Understanding the lack of diversity of Indigenous people on TV and similar platforms has been something Jacob Pratt has always wanted to find solutions for.
Now he is, through the lens of a camera.
“(Each episode features) young people that are making differences in trying to make changes within their community,” said Pratt. “It’s important these stories are being shared.”
Each project is roughly 60 seconds and is part of Native American Heritage Month. It is celebrated in the United States every November. The episodes are called Lands Wandered, Art and Activism, and Music and Bird Songs.
“Finding Indigenous youth who are inspirations to other Indigenous youth watching them for the first time on Disney,” Pratt said. “That’s what the goal was.”
Pratt was born on Cote First Nation and grew up on the George Gordon First Nation in Saskatchewan. He attended the First Nations University of Canada in Regina, before moving to Los Angeles to further his learning at Southern California University. When he completed his post-secondary education he had a master’s degree in science and social entrepreneurship with a focus in the entertainment industry.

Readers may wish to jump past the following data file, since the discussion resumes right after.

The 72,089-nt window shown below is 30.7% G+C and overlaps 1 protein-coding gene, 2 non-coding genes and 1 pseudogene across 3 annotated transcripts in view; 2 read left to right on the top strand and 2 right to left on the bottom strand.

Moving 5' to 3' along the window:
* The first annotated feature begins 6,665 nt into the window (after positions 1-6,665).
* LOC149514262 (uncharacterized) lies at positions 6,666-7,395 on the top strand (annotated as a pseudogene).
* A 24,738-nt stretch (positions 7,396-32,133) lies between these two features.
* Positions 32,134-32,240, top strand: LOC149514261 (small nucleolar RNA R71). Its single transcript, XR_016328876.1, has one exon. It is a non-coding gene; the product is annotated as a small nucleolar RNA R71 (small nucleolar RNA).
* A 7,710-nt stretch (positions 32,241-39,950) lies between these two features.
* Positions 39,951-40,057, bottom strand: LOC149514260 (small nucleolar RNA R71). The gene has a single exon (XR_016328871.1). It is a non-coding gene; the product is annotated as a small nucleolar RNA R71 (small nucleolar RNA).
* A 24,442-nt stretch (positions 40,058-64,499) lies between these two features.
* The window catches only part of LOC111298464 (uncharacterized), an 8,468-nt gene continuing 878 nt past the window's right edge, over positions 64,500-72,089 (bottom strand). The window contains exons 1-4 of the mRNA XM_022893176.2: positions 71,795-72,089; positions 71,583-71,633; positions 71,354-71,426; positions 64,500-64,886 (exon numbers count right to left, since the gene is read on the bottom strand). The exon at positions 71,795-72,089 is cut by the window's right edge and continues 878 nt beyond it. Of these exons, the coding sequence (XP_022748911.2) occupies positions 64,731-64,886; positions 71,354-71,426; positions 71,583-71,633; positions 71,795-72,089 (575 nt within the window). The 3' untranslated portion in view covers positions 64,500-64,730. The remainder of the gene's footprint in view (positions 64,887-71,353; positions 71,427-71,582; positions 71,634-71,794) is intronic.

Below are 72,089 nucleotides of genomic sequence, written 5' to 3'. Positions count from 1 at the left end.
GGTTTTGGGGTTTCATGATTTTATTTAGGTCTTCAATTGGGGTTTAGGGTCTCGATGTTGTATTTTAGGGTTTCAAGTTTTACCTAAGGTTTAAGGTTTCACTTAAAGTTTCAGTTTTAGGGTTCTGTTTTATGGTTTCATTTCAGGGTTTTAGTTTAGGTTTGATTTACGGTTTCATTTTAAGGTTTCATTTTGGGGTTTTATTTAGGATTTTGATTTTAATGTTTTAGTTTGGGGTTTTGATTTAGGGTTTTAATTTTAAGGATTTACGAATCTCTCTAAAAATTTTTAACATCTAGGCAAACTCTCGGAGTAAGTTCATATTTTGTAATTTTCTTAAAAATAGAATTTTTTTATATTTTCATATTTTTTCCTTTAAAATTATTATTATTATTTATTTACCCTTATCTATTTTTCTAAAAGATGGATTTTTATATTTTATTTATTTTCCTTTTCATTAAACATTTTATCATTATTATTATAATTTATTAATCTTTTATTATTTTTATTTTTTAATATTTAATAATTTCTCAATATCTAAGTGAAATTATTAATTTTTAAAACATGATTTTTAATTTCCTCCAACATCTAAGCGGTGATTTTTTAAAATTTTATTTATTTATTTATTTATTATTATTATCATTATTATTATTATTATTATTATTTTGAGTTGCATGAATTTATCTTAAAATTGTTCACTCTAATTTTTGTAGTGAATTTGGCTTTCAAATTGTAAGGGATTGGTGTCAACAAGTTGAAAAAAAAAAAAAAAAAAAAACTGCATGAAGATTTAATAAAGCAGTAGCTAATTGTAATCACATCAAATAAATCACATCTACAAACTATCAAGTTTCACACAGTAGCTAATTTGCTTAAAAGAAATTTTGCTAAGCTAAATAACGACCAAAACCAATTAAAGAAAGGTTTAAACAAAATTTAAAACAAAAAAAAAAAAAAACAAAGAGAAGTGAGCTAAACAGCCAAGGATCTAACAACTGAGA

“My goal was to understand the lack of diversity in the entertainment industry and start developing methods and address that. Ultimately that led to the creation of Skoden Entertainment.”
Pratt said Disney has been making an effort to be more socially aware, as they look to drop stereotyping of some cultures compared to years past.
“They’ve come a long way as an organization of their shortcomings in the past,” Pratt said. “They have been (bringing) more diversity to their content which is great for everybody and us as Indigenous people.”
He said that’s a big reason why his team at Skoden Entertainment was hired for the project.
“All the characters are advocates for Indigenous cultures and social justice,” Pratt said. “We wanted to share each one of these stories because they are so different.”
Pratt said the company tries to keep much of the production crew Indigenous. Whether they are just starting out or have some experience, he said it’s important to grow and develop as many Indigenous team members as possible.
Cinematographer and editor at Skoden Entertainment Timothy Ornelas said Pratt’s love and passion for storytelling and portraying characters within, allows for easy collaboration when it comes to creating content.
“We both are like-minded and have the same goals and ambitions,” Ornelas said. “We bring the same kind of identity into our pieces.”
Ornelas is from a First Nation in the L.A. area. He said they started working together after being introduced to each other a mixer event through Disney.
“(We both wanted to) bring a voice and perspective to a bigger company and push it to a wider audience for exposure.
Pratt said discussions are ongoing between Disney and the company for future episodes.